When food is dangerous to people and to manufacturers' reputations

By Jack Payne
An estimated 17 million Europeans suffer from food allergies, and the numbers are growing. Reactions can range from mild responses, such as a rash or an...

An estimated 17 million Europeans suffer from food allergies, and the numbers are growing. Reactions can range from mild responses, such as a rash or an upset stomach, to severe symptoms including trouble breathing, chest pain and loss of consciousness. Food and beverage manufacturers must adapt to this new regulatory problem. While more than 160 foods have been described as causing allergies, the EU has identified fourteen that must be declared at least once on the label. These major allergens account for the majority of allergic reactions, and are the food sources from which many other ingredients are derived.

Undeclared allergens have become problematic. The European Union’s (EU) Rapid Alert System for Food and Feed (RASFF) received over 160 allergy related notifications in 2015. This is a substantial increase from the just over 100 received in 2014. In years past, the EU urged manufacturers to avoid unidentified allergens, now the industry is required to clearly highlight them as part of Regulation (EU) No 1169/2011. The regulation requires that both prepackaged foods as well as non-prepackaged foods (like those found in restaurants) must be labeled appropriately. Fines for non-compliance range from €5,000 to €600,000. The implementation of an integrated ERP system can help to meet these requirements.

What Went Into It?

Manufacturers need to have control over their recipes and formulas to ensure consistency and quality. In the case of allergens, recipe management is essential. When a new product is formulated, ingredients are tracked within the system. At this point, the presence of allergens is easily captured. But what if an ingredient is not in stock? A substitute is used, and the recipe needs to be modified. For example, if a recipe calls for milk, soy milk is an acceptable replacement, but soy is another allergen. An ERP system would keep track of the change and update labels. Sometimes things though can also go wrong due to human error, again, with an ERP the change would have been tracked allowing the batches to be traced and corrected or recalled as needed.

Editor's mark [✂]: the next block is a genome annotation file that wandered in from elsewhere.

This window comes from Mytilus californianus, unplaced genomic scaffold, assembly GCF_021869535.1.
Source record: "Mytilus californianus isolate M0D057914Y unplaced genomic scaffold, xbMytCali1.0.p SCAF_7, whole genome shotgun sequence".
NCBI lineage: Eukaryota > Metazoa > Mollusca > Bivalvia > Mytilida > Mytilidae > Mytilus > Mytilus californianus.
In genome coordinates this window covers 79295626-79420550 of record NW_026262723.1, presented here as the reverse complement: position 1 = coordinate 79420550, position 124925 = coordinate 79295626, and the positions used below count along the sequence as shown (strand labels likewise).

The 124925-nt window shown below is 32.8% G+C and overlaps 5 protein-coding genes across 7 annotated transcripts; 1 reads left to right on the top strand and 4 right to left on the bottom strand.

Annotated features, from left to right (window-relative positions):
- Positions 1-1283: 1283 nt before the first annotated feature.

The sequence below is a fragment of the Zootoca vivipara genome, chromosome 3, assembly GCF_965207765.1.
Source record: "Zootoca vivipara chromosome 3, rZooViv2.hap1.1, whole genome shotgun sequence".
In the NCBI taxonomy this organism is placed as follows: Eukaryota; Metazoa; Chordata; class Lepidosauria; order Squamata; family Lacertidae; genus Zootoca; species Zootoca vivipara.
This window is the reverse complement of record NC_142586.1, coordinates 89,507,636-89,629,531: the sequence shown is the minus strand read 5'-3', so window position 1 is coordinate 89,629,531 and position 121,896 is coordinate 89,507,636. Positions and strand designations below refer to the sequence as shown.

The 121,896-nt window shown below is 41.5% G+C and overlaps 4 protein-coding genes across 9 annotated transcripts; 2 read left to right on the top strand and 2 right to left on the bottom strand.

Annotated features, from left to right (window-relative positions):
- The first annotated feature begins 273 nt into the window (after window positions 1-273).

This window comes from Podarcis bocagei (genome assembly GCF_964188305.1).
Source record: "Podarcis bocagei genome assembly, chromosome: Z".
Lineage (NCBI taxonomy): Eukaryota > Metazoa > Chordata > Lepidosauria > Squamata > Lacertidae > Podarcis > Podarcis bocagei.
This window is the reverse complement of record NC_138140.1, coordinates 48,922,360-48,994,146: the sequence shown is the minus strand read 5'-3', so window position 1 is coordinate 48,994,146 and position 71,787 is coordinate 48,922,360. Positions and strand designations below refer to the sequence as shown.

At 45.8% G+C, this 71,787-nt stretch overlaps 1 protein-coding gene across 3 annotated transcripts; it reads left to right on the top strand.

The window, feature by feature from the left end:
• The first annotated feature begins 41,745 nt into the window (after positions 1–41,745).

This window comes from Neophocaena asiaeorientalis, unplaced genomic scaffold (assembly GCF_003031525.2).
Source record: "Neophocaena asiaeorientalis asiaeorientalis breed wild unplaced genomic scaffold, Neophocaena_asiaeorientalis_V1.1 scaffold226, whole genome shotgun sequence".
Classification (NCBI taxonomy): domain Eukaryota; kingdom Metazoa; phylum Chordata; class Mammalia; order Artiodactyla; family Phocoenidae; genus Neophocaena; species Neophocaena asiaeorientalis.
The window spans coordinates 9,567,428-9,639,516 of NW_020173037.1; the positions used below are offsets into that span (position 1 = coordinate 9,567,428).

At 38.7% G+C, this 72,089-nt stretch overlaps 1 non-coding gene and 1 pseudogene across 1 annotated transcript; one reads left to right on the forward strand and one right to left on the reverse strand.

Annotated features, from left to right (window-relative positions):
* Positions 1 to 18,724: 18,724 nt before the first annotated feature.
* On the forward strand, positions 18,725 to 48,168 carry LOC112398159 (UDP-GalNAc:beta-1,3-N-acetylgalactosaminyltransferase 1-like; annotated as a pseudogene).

What Came In Contact With It?

Another potential source of undeclared allergens involves cross-contact. Cross-contact occurs when an allergen is inadvertently transferred from a food containing an allergen to a food that does not contain the allergen. Ideally, products containing allergens would be processed on separate equipment. If that option is not available, scheduling becomes critical. A hierarchal structure can be programmed into the ERP system so that jobs run from the lowest to the highest of allergens. In a bakery, sugar biscuits would be the first product down the line, then almond biscuits. Sanitation of the machines would occur before the next batch ran on that line, to prevent possible nut residue from coming into contact with the next batch.

Where Did It Go?

Traceability has become the guiding principal for almost all food safety regulations. A company must be able to track material during every step of production. Lot traceability allows manufacturers to determine not only where exact ingredients originated within a given batch, but also where that batch went. Version control features provide an historical view of the recipe used to produce each finished good lot so that a complete audit trail is available, back to the original ingredient lots used at a specific date and time. In the event of a recall, time is of the essence. If a supplier realised a shipment of spice mix contained peanuts, the ERP system would be able to answer specific questions such as where the ingredient was used, how much was used, when it was used, and where the finished product went. A targeted recall is more effective than a widespread one, and less damaging to the brand and the bottom line.


When it comes to allergens, ignorance is not bliss. Allergic reactions to food result in thousands of outpatient visits to hospital every year. Food allergies are increasing across populations meaning the risk of reactions is on the rise. Knowing your allergens and clearly labelling them is important to prevent serious health consequences. Use of an ERP system to manage recipes, establish production schedules, and execute precise recalls can help a firm comply with its regulatory obligations. Crucially, those who take a lead here will be ahead of the curve when regulatory bodies take further steps to make production with allergens even more difficult.

By Jack Payne, ‎VP of Product Management and Solution Consulting at Aptean


Featured Articles

5 minutes with Peter Ross, founder and MD of CP Cases

CP Cases is a manufacturer of protective cases and covers. Here, founder Peter Ross discusses lean manufacturing & net zero in the manufacturing sector

PV manufacturing market’s epic growth opportunity

Remus Lai, Analyst at DAI Magister, explores solar manufacturing key market trends & the benefits of investing in solar manufacturing

How tech investment is boosting resilience in manufacturing

Manufacturers should prioritise tech solutions that yield swift returns & provide operational flexibility, says George Haddaway, Regional VP UK at M-Files

Industrial robots: smart finance for a competitive edge

AI & Automation

How manufacturers can build their sustainability credentials


5 minutes with Matthew Putman, CEO of Nanotronics

AI & Automation